We Want Your (Our) Water

It’s water war time once again — maybe. We’ve reported in the past 18 months on a number of state battles over water resources, while all the time emphasizing the need for a comprehensive Indiana plan to ensure long-term supplies for our citizens and businesses. It’s part of our Indiana Vision 2025 blueprint.

The West and South are the locale of many such skirmishes, but the latest comes from the middle of the country. Namely, it’s the Missouri River and Kansas wanting to “divert” some of the water to irrigate crops in the western part of its state.

Some details, courtesy of the Lawrence Journal-World newspaper:

Missouri Gov. Jay Nixon has asked Kansas Gov. Sam Brownback to back off of a feasibility study of Kansas taking water from the Missouri River to divert to western Kansas.

“The Missouri River is a resource that is vital to Missouri’s way of life and our economy,” Nixon said in a letter to Brownback.

Describing the Missouri River as the “lifeblood” of numerous communities, Nixon said the river provides drinking water and is used to ship goods to markets.

“We have worked for many years, and fought many legal battles, to ensure the River is managed properly,” Nixon wrote. “Thoughtful and reasoned discussion and cooperation, rather than unilateral plans for massive diversions, must be the guiding forces in planning for the River’s use,” he urged.

Nixon’s letter to Brownback was in response to the Kansas Water Office’s plan to commission a study on a proposal to divert water from the Missouri River and transport that water through canals some 360 miles to irrigate crops in western Kansas.

The so-called Kansas Aqueduct Project has been on the shelf for decades, but has recently been re-emphasized by water officials in Kansas.

Tracy Streeter, director of the Kansas Water Office, said the idea is to divert water at high flow or flood times on the Missouri River. That would help Kansas farmers and alleviate downstream flooding on the Missouri, he said. The water office is the state’s water agency, which conducts water planning and helps make state water policy.

But Nixon said while Missourians have suffered through flooding on the Missouri River, they have also depended on the river during droughts.

 

Look at Indiana Entrepreneurship Offers Mixed Signals

Cam Carter, our VP of small business and economic development, talks with Tom Schuman about the state of entrepreneurship in Indiana.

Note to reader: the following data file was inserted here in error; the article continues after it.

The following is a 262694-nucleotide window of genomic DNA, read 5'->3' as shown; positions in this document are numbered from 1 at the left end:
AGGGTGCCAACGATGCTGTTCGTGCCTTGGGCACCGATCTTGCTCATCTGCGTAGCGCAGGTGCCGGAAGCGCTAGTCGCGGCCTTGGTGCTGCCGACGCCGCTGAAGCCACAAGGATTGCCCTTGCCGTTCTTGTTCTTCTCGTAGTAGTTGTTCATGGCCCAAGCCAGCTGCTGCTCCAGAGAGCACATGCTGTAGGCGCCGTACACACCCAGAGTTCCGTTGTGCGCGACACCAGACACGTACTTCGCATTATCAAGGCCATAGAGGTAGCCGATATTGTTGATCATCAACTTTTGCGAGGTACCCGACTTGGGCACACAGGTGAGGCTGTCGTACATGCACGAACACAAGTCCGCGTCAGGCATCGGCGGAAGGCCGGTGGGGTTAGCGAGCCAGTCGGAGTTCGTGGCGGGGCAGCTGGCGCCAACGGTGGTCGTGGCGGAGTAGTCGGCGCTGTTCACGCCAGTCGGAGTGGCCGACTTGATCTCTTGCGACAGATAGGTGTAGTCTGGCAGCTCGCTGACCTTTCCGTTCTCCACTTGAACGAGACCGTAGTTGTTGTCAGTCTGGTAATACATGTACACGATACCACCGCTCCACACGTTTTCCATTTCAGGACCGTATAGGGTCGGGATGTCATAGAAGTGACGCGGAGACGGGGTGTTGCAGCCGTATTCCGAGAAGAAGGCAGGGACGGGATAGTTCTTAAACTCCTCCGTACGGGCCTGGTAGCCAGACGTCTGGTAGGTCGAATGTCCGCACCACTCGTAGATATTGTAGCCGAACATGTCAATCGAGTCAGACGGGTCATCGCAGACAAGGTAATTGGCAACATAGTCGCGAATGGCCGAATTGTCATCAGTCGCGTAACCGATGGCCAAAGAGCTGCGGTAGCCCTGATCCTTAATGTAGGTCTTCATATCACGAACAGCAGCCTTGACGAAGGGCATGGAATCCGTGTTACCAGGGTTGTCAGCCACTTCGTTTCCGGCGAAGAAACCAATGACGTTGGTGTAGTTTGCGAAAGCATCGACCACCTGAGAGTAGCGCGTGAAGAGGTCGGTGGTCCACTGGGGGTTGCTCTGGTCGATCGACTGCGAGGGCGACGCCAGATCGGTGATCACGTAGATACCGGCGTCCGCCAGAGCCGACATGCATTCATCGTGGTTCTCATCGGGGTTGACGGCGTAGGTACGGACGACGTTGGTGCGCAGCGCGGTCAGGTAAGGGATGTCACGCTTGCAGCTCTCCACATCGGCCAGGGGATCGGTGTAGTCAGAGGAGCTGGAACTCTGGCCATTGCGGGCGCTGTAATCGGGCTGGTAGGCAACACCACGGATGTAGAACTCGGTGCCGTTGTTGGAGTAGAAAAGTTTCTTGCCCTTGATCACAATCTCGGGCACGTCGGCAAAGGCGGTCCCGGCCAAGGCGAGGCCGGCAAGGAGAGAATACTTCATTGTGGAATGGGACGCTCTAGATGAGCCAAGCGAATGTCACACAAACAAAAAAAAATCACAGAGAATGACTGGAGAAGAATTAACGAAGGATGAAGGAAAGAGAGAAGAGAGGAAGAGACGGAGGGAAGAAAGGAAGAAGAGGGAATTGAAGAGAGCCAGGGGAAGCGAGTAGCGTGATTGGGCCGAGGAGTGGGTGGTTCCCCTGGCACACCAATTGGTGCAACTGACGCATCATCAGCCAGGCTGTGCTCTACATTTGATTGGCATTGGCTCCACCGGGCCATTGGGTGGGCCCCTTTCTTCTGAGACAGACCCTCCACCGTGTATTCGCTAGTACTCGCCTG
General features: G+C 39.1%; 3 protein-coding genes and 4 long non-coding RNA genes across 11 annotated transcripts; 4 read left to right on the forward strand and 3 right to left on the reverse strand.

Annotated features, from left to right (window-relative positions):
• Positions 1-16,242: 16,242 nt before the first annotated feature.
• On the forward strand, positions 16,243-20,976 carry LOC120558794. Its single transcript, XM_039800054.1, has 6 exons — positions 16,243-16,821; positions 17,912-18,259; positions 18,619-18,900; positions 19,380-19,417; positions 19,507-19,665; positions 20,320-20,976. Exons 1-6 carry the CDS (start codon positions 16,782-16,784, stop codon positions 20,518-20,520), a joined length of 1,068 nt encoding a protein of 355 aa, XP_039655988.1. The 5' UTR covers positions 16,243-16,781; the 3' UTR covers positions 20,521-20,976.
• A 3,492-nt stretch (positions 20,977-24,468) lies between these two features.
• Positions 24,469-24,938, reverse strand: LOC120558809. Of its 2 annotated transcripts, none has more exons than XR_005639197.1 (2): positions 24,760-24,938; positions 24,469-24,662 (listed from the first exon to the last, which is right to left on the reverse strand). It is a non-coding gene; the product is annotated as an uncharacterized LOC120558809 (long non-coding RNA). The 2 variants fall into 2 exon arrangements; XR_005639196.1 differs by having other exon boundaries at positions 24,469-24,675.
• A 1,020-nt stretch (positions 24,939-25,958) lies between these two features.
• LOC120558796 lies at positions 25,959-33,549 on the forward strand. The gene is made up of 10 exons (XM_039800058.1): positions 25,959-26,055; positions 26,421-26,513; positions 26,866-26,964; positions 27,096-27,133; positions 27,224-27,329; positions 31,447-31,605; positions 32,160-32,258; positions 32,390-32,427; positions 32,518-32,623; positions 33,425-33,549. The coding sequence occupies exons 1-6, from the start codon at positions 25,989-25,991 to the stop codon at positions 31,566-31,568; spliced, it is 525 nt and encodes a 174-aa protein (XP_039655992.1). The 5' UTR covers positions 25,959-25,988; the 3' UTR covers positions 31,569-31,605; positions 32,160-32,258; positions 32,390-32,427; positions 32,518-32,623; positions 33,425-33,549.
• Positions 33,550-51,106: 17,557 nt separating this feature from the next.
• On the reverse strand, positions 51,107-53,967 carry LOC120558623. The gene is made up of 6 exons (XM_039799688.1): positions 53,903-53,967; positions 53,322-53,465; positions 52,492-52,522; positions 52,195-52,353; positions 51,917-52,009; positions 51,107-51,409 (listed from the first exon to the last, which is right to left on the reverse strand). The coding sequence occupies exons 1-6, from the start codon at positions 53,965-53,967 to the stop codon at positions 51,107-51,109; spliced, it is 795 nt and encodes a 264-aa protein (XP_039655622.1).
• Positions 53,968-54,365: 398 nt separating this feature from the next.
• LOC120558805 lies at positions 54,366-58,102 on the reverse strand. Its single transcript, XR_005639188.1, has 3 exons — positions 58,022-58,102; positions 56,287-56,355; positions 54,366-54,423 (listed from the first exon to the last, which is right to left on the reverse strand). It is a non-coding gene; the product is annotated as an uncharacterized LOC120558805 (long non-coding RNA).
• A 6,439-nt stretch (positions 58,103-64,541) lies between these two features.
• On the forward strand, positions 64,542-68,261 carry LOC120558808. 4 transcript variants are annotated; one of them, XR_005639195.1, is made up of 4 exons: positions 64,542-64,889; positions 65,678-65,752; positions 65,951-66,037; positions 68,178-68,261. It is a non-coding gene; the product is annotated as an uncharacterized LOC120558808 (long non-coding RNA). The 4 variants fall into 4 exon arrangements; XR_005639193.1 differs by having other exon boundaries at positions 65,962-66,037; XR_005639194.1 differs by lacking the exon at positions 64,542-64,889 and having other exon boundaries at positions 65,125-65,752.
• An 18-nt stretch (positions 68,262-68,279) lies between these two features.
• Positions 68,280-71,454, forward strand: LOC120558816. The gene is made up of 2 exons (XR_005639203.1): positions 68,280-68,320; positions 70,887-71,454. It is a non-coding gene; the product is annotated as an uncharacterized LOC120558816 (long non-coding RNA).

For more on recent developments on this topic, see these articles from the latest BizVoice magazine:

Indiana Works Council Up and Running

The goal: Building an education system that leads to workforce readiness.

Last Wednesday, state leaders took another step toward achieving that goal. Gov. Pence launched the Indiana Works Council in Vigo County as a result of the new law that creates regional works councils tasked with coordinating between education, job skills and career training.

The Indiana Chamber of Commerce and Ready Indiana were fervent supporters of this legislation that brings together workforce development groups, employers and schools to evaluate and ensure that career and technical education opportunities for high school students address the workforce needs of the region.

"We need to make sure that our schools work just as well for our kids who want to get a job right away instead of getting a degree,” said Gov. Mike Pence.

Read the story from WTHI.

Mike Rowe Discusses the Skills Gap

Mike Rowe of "Dirty Jobs" fame recently appeared on "Real Time with Bill Maher." Regardless of your opinion of Maher, listen to what Rowe has to say (although there is some blue language in the piece). It's a useful conversation in which Rowe asserts students are going into deep debt to go to college and study for jobs that don't exist. He basically outlines a more practical approach to education and job training by encouraging pursuit of vocational training and STEM degrees — and more closely matching workforce needs with educational efforts. That is something Hoosier legislators on both sides of the aisle stress these days — and so do we.

Rowe also has a web site at www.profoundlydisconnected.com. Also see www.indianaskills.com, part of the Chamber's Ready Indiana program, for statistics on jobs and skills that require less than a four-year degree.

Ready Indiana recently participated in a meeting including Gov. Mike Pence and German officials on the skills gap topic, as well.

Indiana Vision 2025 Report Card

Chamber President Kevin Brinegar recently spoke with Inside INdiana Business about our Indiana Vision 2025 Report Card, which was unveiled this week. See the video. Additionally, here is a link to the report card itself, and below is a summary of the findings: